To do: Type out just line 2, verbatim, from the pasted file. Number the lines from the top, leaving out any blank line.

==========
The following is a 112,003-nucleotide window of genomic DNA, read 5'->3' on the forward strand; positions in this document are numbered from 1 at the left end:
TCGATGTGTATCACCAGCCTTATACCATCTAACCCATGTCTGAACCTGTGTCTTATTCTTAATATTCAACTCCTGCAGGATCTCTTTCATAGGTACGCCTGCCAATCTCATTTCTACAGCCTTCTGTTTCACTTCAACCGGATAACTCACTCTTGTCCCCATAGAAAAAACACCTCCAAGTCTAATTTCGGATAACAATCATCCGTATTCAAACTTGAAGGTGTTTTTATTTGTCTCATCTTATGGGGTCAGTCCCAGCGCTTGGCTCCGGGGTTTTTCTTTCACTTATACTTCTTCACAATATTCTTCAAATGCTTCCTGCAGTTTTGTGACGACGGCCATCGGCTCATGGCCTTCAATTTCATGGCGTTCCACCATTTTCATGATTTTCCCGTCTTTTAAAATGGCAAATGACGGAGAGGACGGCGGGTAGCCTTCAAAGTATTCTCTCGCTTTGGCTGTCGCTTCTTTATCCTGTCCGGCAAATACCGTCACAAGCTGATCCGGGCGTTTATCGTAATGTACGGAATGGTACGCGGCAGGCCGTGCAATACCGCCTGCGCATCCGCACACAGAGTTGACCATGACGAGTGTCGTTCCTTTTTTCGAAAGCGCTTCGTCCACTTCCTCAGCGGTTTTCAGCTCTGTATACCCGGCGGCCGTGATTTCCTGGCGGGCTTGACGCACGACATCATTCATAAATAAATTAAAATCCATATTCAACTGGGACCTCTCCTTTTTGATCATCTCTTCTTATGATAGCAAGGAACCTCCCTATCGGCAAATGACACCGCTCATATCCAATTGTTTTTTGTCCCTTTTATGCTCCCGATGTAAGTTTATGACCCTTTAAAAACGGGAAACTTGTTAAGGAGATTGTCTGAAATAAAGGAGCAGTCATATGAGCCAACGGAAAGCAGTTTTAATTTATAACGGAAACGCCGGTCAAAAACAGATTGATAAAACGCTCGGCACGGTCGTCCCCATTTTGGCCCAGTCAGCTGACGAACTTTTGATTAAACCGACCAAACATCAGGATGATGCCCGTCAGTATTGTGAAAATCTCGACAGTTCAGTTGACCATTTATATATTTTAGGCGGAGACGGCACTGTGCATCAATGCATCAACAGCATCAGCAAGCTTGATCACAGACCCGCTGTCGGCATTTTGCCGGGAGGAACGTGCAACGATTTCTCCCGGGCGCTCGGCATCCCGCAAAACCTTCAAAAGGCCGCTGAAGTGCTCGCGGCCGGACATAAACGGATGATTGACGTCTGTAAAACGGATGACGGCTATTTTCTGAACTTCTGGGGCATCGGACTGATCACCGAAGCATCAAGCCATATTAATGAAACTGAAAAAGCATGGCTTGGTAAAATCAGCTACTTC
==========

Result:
TCGATGTGTATCACCAGCCTTATACCATCTAACCCATGTCTGAACCTGTGTCTTATTCTTAATATTCAACTCCTGCAGGATCTCTTTCATAGGTACGCCTGCCAATCTCATTTCTACAGCCTTCTGTTTCACTTCAACCGGATAACTCACTCTTGTCCCCATAGAAAAAACACCTCCAAGTCTAATTTCGGATAACAATCATCCGTATTCAAACTTGAAGGTGTTTTTATTTGTCTCATCTTATGGGGTCAGTCCCAGCGCTTGGCTCCGGGGTTTTTCTTTCACTTATACTTCTTCACAATATTCTTCAAATGCTTCCTGCAGTTTTGTGACGACGGCCATCGGCTCATGGCCTTCAATTTCATGGCGTTCCACCATTTTCATGATTTTCCCGTCTTTTAAAATGGCAAATGACGGAGAGGACGGCGGGTAGCCTTCAAAGTATTCTCTCGCTTTGGCTGTCGCTTCTTTATCCTGTCCGGCAAATACCGTCACAAGCTGATCCGGGCGTTTATCGTAATGTACGGAATGGTACGCGGCAGGCCGTGCAATACCGCCTGCGCATCCGCACACAGAGTTGACCATGACGAGTGTCGTTCCTTTTTTCGAAAGCGCTTCGTCCACTTCCTCAGCGGTTTTCAGCTCTGTATACCCGGCGGCCGTGATTTCCTGGCGGGCTTGACGCACGACATCATTCATAAATAAATTAAAATCCATATTCAACTGGGACCTCTCCTTTTTGATCATCTCTTCTTATGATAGCAAGGAACCTCCCTATCGGCAAATGACACCGCTCATATCCAATTGTTTTTTGTCCCTTTTATGCTCCCGATGTAAGTTTATGACCCTTTAAAAACGGGAAACTTGTTAAGGAGATTGTCTGAAATAAAGGAGCAGTCATATGAGCCAACGGAAAGCAGTTTTAATTTATAACGGAAACGCCGGTCAAAAACAGATTGATAAAACGCTCGGCACGGTCGTCCCCATTTTGGCCCAGTCAGCTGACGAACTTTTGATTAAACCGACCAAACATCAGGATGATGCCCGTCAGTATTGTGAAAATCTCGACAGTTCAGTTGACCATTTATATATTTTAGGCGGAGACGGCACTGTGCATCAATGCATCAACAGCATCAGCAAGCTTGATCACAGACCCGCTGTCGGCATTTTGCCGGGAGGAACGTGCAACGATTTCTCCCGGGCGCTCGGCATCCCGCAAAACCTTCAAAAGGCCGCTGAAGTGCTCGCGGCCGGACATAAACGGATGATTGACGTCTGTAAAACGGATGACGGCTATTTTCTGAACTTCTGGGGCATCGGACTGATCACCGAAGCATCAAGCCATATTAATGAAACTGAAAAAGCATGGCTTGGTAAAATCAGCTACTTC